Balance control enhancement using sub-sensory stimulation and visual-auditory biofeedback strategies for amputee subjects

  • Lee M
  • Lin C
  • Soon K
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Sub-sensory electrical or mechanical stimulation can enhance the sensitivity of the human somatosensory system to improve the balance control capabilities of elderly. In addition, clinical studies suggest that visual-auditory biofeedback can improve sensory compensation for the elderly. This study hypothesizes that the static balance and gait performance of single leg quiet standing and treadmill walking could be improved for providing proprioceptive neuromuscular facilitation using sub-sensory stimulation and visual-auditory biofeedback in amputee subjects. To test this, a computerized foot pressure biofeedback sensory compensation system using sub-threshold low-level electrical stimulation combined with visual-auditory biofeedback was developed. Seven unilateral trans-tibial amputees who wore prostheses over 2 years were recruited. The subjects performed multiple single leg quiet standing trials with sub-sensory electrical stimulation applied at the quadriceps muscle during half of the trials. Static balance performance was characterized by using a Zebris motion analysis system to measure the sway distance and duration of the centre of mass on the second sacral (S2) of the subjects. In addition, multiple treadmill ambulatory trials with or without visual-auditory biofeedback was performed. Dynamic gait performance was characterized with a Zebris instrumented insole to measure the temporal responses of foot pressure sensors. Experimental results showed an improvement in three balance performance indices (Holding Time Index, HTI, Maximum Sway Distance Index, MSDI, and Average Sway Distance Index, ASDI) during single leg quiet standing by applying sub-sensory stimulation. The improvement ratio of these balance performance indices across subjects for single leg quiet standing tests resulted in 132.34% in HTI, 44.61% in MSDI, and 61.45% in ASDI. With visual-auditory biofeedback as a cue for heel contact and toe push-off condition during treadmill ambulation, the improvement of four dynamic gait performance measures (Double Support Period, DSP, Constant Time Cadence, CTC, Single Support Period, SSP, and Stance/Swing Ratio, SSR) in amputees was verified. This resulted in 7.89% in DSP (affected side), 5.09% in CTC, 16.67% in SSP (sound side), 45.30% in SSR (sound side), and 40.30% in SSR (affected side) respectively. These findings suggest that sub-threshold electrical stimulation and visual-auditory biofeedback rehabilitation strategies may be effective in compensating sensory loss and improving static balance and dynamic ambulation performance for amputees.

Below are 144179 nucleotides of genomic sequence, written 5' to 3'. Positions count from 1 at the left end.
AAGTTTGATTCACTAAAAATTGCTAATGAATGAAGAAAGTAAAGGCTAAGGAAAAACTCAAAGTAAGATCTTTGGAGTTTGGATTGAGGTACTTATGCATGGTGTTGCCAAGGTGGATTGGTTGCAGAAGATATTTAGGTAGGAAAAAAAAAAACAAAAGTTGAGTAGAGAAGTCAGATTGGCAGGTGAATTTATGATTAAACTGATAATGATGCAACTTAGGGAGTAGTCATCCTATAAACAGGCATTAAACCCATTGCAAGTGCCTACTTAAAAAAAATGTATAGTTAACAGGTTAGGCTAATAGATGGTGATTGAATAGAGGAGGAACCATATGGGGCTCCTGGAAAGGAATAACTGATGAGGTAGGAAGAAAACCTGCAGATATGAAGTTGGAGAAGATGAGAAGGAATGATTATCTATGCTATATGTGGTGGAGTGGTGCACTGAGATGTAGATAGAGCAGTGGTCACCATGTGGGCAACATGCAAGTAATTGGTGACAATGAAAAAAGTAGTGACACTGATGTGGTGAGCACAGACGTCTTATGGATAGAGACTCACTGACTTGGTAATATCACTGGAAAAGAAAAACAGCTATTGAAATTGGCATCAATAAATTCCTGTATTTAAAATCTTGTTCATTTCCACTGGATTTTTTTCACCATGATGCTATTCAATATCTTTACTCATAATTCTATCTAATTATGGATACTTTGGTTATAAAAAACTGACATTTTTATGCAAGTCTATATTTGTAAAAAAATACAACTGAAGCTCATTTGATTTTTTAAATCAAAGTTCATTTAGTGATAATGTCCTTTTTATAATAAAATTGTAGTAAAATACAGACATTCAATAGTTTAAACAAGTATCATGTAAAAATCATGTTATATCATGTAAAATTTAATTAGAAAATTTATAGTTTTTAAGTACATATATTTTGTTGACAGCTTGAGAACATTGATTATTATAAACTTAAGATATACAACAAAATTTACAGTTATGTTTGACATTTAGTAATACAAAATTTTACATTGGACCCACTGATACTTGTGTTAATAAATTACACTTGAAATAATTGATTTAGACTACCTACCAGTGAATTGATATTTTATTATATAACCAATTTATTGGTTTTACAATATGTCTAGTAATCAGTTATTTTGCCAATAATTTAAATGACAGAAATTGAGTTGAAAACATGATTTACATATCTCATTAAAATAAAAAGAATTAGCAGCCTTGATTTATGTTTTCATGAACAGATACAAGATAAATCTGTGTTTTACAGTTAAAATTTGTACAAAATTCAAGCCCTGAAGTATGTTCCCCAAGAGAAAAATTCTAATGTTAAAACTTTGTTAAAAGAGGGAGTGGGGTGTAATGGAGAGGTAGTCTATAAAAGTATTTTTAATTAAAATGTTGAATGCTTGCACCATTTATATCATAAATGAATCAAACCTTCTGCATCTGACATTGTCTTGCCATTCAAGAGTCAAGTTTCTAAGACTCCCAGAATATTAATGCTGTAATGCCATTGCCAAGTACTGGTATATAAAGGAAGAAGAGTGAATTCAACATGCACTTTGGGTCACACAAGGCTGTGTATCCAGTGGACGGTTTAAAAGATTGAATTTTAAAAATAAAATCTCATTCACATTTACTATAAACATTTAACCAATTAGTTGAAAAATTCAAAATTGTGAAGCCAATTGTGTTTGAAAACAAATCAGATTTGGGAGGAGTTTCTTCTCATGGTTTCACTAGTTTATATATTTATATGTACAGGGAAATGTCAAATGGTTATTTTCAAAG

Author-supplied keywords

  • Foot pressure
  • Posture control
  • Visual-auditory

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